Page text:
When I was growing up, the echoes of the 60’s and early 70’s protests along with the brutal police response lingered heavily along with the post-Vietnam era … and as more civil protests and cooperative ways to try to change things, so too did the police response – and the outfits they wore.
I was flipping through an old copy of a local paper that covered the school walkout in 1981 at the announcement of the impact of the Proposition 2.5 cutbacks on the school. The headline said 200 walked out and there were 5 arrests. The images showed a bunch of kids, and the police looking like … police. No kevlar, no automatic weapons, nothing special or ultra-militaristic. They didn’t get into lines and barricade things, nor did they start pepper-spraying or tossing tear gas. It was a very low-key event by today’s standards.
Which makes the image and accompanying text from the New York Times even more striking:
Just as the styles of protest have changed from one generation to the next, so have the styles of protest policing. Technological advances, training innovations and changing attitudes toward the right to assemble have all shaped the way the police handle the challenges of large demonstrations. During the 1960s and ’70s, police officers treated many protests as a threat to the social order and responded with brute force. In the 1980s and ’90s, demonstrations tended to be less confrontational and the police responded with more accommodating tactics.
Following the “Battle in Seattle” protests against the World Trade Organization in 1999, a more restrictive, preemptive and aggressive form of protest policing emerged at the 2003 protests in Miami over the Free Trade Area of the Americas. The current Occupy demonstrations have adopted a defiant and disruptive style of protest that has pushed the boundaries of the First Amendment, but the response has been mixed. While many cities have evicted encampments and blocked marches through enormous shows of force, others have tried to use communication and flexibility to preserve the nonviolent if disruptive character of these protests.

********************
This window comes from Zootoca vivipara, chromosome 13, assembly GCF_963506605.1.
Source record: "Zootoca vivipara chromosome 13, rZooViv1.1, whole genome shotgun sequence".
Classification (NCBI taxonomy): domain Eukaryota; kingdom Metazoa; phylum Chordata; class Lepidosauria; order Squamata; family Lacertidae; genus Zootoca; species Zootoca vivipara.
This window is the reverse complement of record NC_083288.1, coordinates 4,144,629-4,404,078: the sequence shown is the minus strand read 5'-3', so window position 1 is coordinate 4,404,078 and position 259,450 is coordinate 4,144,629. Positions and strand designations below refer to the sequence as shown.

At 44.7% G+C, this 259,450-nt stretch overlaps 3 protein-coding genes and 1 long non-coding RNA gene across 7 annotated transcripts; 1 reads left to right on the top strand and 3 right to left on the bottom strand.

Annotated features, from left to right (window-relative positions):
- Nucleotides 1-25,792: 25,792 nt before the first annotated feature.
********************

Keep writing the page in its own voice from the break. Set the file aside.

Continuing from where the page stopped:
I had said before that we have returned – and passed in many ways – the ‘never going back to THAT’ days of the late 60’s. I am not claiming it is all the fault of the police or other authorities – especially when for some people the way to celebrate a sports team doing well is to loot stores, tip cars, and destroy the city. What I am saying is that it is a shame that it feels like in every way over the past decade our immediate response is one of extreme violence.
What do you think?